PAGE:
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Open Access Review

Epigenetic modifications associated with suicide and common mood and anxiety disorders: a systematic review of the literature

Abdulrahman M El-Sayed12*, Michelle R Haloossim3, Sandro Galea4 and Karestan C Koenen5

Author Affiliations

1 Department of Epidemiology, Mailman School of Public Health, Columbia University, 722 W. 168th Street, R521, New York, NY 10032, USA

2 College of Physicians and Surgeons, Columbia University, New York, NY, USA

3 Department of Sociomedical Sciences, Mailman School of Public Health, Columbia University, 722 W. 168th Street, New York, NY, 10032, USA

4 Department of Epidemiology, Mailman School of Public Health, Columbia University, 722 W. 168th Street, 1508, New York, NY, 10032, USA

5 Department of Epidemiology, Mailman School of Public Health, Columbia University, 722 W. 168th Street, R720G, New York, NY, 10032, USA

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Biology of Mood & Anxiety Disorders 2012, 2:10  doi:10.1186/2045-5380-2-10

The electronic version of this article is the complete one and can be found online at: http://www.biolmoodanxietydisord.com/content/2/1/10


Received:7 February 2012
Accepted:18 May 2012
Published:14 June 2012

© 2012 El-Sayed et al.; licensee BioMed Central Ltd.

This is an Open Access article distributed under the terms of the Creative Commons Attribution License (http://creativecommons.org/licenses/by/2.0), which permits unrestricted use, distribution, and reproduction in any medium, provided the original work is properly cited.

Abstract

Epigenetic modifications are those reversible, mitotically heritable alterations in genomic expression that occur independent of changes in gene sequence. Epigenetic studies have the potential to improve our understanding of the etiology of mood and anxiety disorders and suicide by bridging the gap in knowledge between the exogenous environmental exposures and pathophysiology that produce common mood and anxiety disorders and suicide. We systematically reviewed the English-language peer-reviewed literature about epigenetic regulation in these disorders between 2001–2011, summarizing and synthesizing this literature with respect to directions for future work. Twenty-one articles met our inclusion criteria. Twelve studies were concerned with epigenetic changes among suicide completers; other studies considered epigenetic regulation in depression, post-traumatic stress disorder, and panic disorder. Several studies focused on epigenetic regulation of amine, glucocorticoid, and serotonin metabolism in the production of common mood and anxiety disorders and suicide. The literature is nascent and has yet to reach consensus about the roles of particular epigenetic modifications in the etiology of these outcomes. Future studies require larger sample sizes and measurements of environmental exposures antecedent to epigenetic modification. Further work is also needed to clarify the link between epigenetic modifications in the brain and peripheral tissues and to establish ‘gold standard’ epigenetic assays.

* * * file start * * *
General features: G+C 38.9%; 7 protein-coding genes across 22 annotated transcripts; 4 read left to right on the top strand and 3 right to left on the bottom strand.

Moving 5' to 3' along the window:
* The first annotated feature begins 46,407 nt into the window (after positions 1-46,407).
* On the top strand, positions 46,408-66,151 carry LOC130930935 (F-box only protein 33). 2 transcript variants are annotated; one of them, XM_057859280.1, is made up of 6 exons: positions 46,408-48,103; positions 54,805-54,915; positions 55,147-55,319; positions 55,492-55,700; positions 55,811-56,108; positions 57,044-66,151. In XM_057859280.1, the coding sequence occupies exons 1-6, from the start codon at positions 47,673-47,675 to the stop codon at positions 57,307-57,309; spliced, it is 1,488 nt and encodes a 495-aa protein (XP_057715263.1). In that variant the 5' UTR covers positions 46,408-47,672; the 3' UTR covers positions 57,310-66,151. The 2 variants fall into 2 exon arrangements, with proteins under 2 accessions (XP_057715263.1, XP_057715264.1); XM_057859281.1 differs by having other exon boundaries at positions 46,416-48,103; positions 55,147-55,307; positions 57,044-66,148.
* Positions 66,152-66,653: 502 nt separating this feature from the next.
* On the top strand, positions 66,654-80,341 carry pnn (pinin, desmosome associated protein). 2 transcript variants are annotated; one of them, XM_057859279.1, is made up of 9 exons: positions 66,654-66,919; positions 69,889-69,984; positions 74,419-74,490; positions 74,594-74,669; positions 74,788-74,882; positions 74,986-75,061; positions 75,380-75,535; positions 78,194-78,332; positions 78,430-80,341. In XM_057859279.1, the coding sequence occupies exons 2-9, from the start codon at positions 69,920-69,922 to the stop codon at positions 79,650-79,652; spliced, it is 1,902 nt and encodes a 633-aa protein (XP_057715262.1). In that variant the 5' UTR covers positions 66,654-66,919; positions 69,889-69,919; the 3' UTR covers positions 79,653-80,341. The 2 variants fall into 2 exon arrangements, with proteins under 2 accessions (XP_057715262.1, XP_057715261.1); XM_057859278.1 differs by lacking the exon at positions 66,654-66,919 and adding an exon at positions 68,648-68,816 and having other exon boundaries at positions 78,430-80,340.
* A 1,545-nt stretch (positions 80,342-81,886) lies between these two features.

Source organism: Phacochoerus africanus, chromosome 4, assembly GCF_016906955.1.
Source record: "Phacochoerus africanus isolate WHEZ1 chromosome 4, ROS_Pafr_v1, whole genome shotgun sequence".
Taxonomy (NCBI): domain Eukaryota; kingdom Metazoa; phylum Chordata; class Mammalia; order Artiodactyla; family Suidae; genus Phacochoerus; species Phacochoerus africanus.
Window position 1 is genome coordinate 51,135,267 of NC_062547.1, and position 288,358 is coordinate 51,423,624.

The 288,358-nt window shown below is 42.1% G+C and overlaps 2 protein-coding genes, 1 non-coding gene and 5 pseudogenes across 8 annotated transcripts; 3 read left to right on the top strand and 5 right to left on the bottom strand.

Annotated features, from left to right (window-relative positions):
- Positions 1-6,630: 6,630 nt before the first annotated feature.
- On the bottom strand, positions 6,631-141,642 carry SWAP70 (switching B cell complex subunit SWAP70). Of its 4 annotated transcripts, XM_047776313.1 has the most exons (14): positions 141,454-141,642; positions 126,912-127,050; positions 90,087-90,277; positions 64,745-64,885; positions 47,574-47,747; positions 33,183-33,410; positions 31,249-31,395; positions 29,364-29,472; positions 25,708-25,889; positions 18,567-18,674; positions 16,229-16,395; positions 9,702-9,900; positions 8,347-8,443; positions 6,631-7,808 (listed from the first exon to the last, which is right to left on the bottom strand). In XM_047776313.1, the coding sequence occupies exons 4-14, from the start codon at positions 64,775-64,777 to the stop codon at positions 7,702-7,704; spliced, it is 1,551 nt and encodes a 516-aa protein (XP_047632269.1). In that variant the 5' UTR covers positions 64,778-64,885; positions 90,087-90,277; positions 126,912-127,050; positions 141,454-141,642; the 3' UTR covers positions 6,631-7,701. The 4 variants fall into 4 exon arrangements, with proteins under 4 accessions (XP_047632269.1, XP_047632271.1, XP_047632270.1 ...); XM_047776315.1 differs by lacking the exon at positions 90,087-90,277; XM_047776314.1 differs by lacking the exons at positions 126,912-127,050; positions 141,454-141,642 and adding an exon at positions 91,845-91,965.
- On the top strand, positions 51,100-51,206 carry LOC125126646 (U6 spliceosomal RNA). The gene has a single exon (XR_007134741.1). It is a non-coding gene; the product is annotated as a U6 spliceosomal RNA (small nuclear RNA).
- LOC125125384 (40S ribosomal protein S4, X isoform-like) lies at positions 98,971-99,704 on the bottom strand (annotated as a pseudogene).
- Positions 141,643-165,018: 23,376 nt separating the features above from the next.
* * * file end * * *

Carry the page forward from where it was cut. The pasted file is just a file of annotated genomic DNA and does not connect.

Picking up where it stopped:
Keywords:
Epigenetics; Mood disorders; Anxiety disorders; Suicide; Depression; PTSD; Histone modification; Methylation

Introduction

Nearly 50% of adults in the United States have experienced a mood or anxiety disorder at some point in their lives. Mood and anxiety disorders are among the most debilitating diseases worldwide—the World Health Organization’s latest Global Burden of Disease report ranked depression among the top three most prevalent causes of disability globally, accounting for the highest single proportion of years lived with disability around the world [1,2]. Panic disorder, as well as self-inflicted injury, which is often precipitated by depression, were also high on the WHO list [2]. Mood, anxiety disorders and self-inflicted injury are also profoundly expensive, imposing high direct and indirect costs on individuals, industry, and health systems, alike [3].

The search for causes of common mood and anxiety disorders and suicide has spanned at least a century of research in a wide range of disciplines. However, a gap remains between studies focused on exogenous environmental determinants such as negative life events [4] or neighborhood social context [5,6] and studies focused on genetic determinants and biological correlates such as abnormalities in brain circuitry [7]. The recent growth in interest in epigenetic studies in human populations has been fueled, in part, by the potential of epigenetics to bridge this divide [8].

Epigenetic modifications are those reversible, mitotically heritable alterations in genomic expression that occur independent of changes in gene sequence [9]. Rather they occur via methylation of DNA or alterations to chromatin structure that either impede or facilitate access to the DNA by transcription factors and associated complexes [9]. Epigenetic modification of expression has been demonstrated to mediate the interplay between environmental stimuli and physiologic—and pathophysiologic—change throughout the life course [10]. Early research has been promising [11], demonstrating epigenetic involvement in the pathophysiology of depression [12], anxiety disorders [13], and suicide [14]. However, a central challenge to understanding the role of epigenetic modifications in psychopathology is limited access to brain tissue in extant studies, where inference has been limited to assessments of epigenetic modification of peripheral tissue samples which may not be related to pathophysiologic processes underlying psychopathology.

Given the growing interest in behavioral epigenetics it appears to be the appropriate time to take stock, and to synthesize the peer-reviewed literature about epigenetic modification in the etiology of common mood and anxiety disorder and suicide. In reviewing the existing literature, we aimed to summarize the state of the science, identify methodological challenges, and offer potential solutions to address these challenges.